The process becomes more onerous for employers because even if two-thirds of a work unit votes to adopt an alternative workweek schedule, the employer must then report the results to the Division of Labor Standards Enforcement (DLSE) within 30 days. Once the DLSE reports that the employer has adopted the alternative workweek schedule, however, there is no presumption that the employer did so properly, and the employer is not immune from liability.
Currently, there are approximately 38,141 reported alternative workweek schedules with the DLSE. According to the Employment Development Department’s calculations for the fourth quarter of 2018, there are approximately 1,584,626 employers in California. At best, about 2.4% of California employers are utilizing the alternative workweek schedule option. More realistically, however, given that the information in the database is according to work unit instead of employer, it is likely that less than 1% of employers in California are utilizing this process. And, again, it does not apply on an individual employee basis.
Limitations of Makeup Time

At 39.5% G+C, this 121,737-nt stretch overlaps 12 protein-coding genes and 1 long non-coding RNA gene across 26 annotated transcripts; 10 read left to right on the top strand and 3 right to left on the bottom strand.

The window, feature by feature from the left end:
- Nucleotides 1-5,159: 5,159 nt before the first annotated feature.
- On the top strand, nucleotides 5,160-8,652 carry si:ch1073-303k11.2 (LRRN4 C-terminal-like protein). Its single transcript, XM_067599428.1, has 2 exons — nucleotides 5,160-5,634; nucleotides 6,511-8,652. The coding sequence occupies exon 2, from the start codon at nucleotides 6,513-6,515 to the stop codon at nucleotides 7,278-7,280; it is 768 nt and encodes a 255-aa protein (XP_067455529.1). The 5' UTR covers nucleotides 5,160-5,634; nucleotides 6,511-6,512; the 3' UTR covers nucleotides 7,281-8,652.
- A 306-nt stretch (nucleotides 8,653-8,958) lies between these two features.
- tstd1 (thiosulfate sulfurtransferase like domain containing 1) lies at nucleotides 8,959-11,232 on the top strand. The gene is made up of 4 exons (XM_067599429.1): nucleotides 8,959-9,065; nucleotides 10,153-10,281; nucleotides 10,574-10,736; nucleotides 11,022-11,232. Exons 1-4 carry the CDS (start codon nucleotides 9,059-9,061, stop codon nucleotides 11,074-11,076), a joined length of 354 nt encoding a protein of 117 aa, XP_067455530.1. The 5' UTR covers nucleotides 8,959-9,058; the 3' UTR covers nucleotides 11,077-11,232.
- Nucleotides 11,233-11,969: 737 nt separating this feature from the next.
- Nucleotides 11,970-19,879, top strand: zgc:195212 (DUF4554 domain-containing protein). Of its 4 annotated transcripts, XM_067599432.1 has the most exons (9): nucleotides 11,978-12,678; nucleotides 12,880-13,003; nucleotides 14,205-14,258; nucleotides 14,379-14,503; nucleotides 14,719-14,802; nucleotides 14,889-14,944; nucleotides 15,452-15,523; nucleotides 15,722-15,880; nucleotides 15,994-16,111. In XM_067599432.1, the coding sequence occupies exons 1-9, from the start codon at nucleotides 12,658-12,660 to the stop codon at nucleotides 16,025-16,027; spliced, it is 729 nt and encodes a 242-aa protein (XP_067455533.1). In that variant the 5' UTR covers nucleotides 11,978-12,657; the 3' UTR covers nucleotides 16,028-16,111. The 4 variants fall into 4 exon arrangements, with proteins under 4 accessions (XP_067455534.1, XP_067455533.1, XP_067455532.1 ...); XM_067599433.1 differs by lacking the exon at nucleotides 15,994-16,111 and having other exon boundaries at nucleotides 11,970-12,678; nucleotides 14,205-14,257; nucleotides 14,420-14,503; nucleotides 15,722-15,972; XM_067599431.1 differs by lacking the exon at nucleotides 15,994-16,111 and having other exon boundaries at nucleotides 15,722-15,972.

Labor Code Section 513 and corresponding Industrial Welfare Commission Wage Orders provide a makeup time exception to general overtime laws. Makeup time allows employees to request time off for personal obligations and make up the missed time without triggering the payment of overtime. This exception, however, has its own set of rigid requirements that employers and employees must adhere to in order to remain legally compliant.
If the employer chooses to allow makeup time, the following conditions must be met:
• The employee cannot work more than 11 hours on another workday, and not more than 40 hours in the workweek to make up for the time off;
• The employee must provide the employer with a signed, written request for each occasion that he/she desires makeup time;
• The employer cannot solicit or encourage the employee to utilize makeup time; and
• The missed time must be made up within the same workweek.